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Aroma: Butter or Butterscotch
A beer with a buttery or butterscotch aroma indicates the presence of diacetyl. This substance is produced normally in beermaking and is then converted to 2,3 butanediol during a healthy fermentation.
- Excessive oxygen can degrade fermentation.
- Bacterial contamination (Sarcina sickness or Pediococcus) that occurs at the end of wort fermentation can prevent diacetyl conversion.
- Worts low in the amino acid valine do not promote the proper reduction of diacetyl by the yeast.
- Premature wort cooling with the lack of a strong cold break can promote the presence of diacetyl.
- A high pitching temperature can reduce the yeast effectiveness.
- Worts with high amounts of sugars and starches can impede full fermentation.
- Decreased flocculation and settling by weak yeast strains can prevent diacetyl conversion.
- Blocked conversion of diacetyl can be caused by defective yeast.
- A weak boil can result in excess diacetyl amounts being present.
- Cooler temperatures at the end of fermentation help keep diacetyl present.
- Some yeast strains are prone to diacetyl formation.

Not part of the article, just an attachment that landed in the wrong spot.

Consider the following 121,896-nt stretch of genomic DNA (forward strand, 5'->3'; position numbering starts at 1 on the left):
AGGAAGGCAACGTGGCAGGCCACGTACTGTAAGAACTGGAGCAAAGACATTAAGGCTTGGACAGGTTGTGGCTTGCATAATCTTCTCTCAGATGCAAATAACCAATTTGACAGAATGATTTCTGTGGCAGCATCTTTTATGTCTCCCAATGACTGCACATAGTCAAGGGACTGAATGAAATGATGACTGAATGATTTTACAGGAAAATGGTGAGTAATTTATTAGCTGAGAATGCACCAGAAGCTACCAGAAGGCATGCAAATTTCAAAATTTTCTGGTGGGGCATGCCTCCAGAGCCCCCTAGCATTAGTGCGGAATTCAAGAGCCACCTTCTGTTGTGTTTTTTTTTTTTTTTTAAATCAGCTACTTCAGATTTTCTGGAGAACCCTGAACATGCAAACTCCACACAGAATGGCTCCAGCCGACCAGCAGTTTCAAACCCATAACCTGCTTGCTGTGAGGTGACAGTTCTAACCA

- Incomplete fermentation or excessively warm temperatures.
- Conduct smooth transfers from vessel to vessel to prevent aeration of the beer once the yeast is pitched.
- Do NOT re-pitch yeast.
- Formulate recipes to provide yeast with all necessary nutrients, including amino acids.
- Maintain a strong rolling boil for at least one hour, followed by a rapid cool-down of the wort to ensure a strong cold break.
- Maintain sanitary conditions.
- Pitch at lower temperatures appropriate for the yeast.
- Prepare a yeast starter, especially for higher gravity worts, to ensure sufficient yeast is available at the time of pitching into the wort.
- Use high-quality yeast in good condition.
- Achieve a strong, rolling boil for at least one hour.
- Add a 24-48 hour period of higher temperature fermentation at the end, called a diacetyl rest.
- Use a neutral yeast strain that is not prone to producing diacetyl.
- Allow time for full fermentation at proper temperatures.